“inexplicable, arbitrary and devoid of reasoned process,”
Do you have a spring or pond on your property? You may get a visit from the EPA as they are claiming control. No, I am not kidding. Luckily a federal judge recently issued a temporary injunction to prevent the EPA from it’s latest effort to control virtually ALL US waterways. Judge Ralph Erickson of North Dakota has at least for the time being halted an initiative which would allow in the EPAs wants to use in order to “claim oversight of millions of acres of land that contain small bodies of water.”
And they are doing this without the approval of Congress. Yep, this is another attempt by President Obama to bypass Congress. It seems to be another example of overreach in order to protect and care for us because we cannot be expected to care whether the ponds, lakes or streams on our property are polluted or send pollution downstream. Yes, I want to have a polluted stream on my property for my family, pets, garden and stock to use. (please inflect sarcasm as you read that last sentence.)
According to Rep. Bradley Byrne of Alabama, “Some legal scholars believe the regulation is so broad that it could lead to the EPA regulating bodies of water as small as ditches or puddles in a farm pasture.” So far 13 states have issued suits to block the EPA from implementing this new rule. But that leaves 37 states where the EPA has stated they will IMMEDIATELY put these changes into effect.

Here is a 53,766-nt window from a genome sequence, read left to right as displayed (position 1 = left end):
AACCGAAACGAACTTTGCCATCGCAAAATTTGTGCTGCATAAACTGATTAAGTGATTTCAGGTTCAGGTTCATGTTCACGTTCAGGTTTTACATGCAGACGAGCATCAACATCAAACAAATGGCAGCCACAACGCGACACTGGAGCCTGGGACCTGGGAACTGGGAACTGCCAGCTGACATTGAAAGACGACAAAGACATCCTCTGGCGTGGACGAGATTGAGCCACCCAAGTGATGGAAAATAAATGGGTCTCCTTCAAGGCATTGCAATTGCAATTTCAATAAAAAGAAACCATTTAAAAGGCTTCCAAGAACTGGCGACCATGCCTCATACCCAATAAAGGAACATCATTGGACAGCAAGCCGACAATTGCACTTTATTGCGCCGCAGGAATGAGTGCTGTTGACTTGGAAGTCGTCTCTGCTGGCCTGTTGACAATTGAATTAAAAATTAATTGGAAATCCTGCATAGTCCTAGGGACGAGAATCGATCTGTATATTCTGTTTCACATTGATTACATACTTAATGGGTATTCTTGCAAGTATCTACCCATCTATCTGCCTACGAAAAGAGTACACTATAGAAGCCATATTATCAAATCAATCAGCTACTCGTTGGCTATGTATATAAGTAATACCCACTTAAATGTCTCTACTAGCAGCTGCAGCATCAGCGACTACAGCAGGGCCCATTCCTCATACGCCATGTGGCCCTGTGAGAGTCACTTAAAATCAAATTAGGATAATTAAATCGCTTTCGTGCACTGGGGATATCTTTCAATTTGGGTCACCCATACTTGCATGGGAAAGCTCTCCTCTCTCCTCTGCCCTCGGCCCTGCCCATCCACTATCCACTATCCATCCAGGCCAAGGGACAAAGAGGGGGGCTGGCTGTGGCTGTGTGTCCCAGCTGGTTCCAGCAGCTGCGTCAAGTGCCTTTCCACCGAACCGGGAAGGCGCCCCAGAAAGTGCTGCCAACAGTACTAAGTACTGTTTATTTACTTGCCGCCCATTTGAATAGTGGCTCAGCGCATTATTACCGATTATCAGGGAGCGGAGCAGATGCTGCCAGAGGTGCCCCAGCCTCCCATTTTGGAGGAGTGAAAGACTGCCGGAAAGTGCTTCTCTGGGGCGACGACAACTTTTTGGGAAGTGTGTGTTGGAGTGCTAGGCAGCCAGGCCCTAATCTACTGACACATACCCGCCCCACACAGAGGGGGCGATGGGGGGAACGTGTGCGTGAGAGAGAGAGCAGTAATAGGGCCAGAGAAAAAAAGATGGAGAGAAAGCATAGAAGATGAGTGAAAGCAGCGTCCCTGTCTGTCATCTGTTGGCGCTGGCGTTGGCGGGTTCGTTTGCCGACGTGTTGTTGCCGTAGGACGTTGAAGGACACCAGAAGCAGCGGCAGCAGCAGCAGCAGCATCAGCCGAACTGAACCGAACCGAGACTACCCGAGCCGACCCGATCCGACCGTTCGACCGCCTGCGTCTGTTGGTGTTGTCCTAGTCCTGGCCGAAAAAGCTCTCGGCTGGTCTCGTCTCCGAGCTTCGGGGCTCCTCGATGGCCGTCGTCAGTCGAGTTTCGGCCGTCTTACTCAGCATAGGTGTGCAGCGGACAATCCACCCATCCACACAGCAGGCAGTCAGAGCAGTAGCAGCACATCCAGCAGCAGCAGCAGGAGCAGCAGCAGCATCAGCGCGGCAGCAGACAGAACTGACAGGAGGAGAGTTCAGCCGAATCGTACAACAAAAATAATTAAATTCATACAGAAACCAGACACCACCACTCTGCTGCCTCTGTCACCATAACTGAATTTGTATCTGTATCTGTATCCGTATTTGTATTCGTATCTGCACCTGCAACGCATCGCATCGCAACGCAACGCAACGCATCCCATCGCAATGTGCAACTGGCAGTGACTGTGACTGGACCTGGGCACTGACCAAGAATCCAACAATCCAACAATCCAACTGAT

The Washington Times reports that Judge Ralph Erickson has issued a temporary injunction that prevents the EPA “from claiming oversight of millions of acres of land that contain small bodies of water.”
Critics of the EPA initiative have argued that the far-reaching new rule would give Obama’s official environmental activists vast new powers that would threaten water rights and usage by untold numbers of individuals, including farmers.
The Times article notes the critics’ argument that “the EPA would control lands near ditches with no possible connection to the rivers and lakes that the [original] law was designed to protect.”
The rule asserts jurisdiction over waters that are remote and intermittent waters. No evidence actually points to how these intermittent and remote wetlands have any nexus to a navigable-in-fact water.
The Washington Times reports:
“In all other respects, the rule is effective on August 28,” the agency said in a statement. “The agencies [EPA and Army Corps of Engineers] are evaluating these orders and considering next steps in the litigation.’”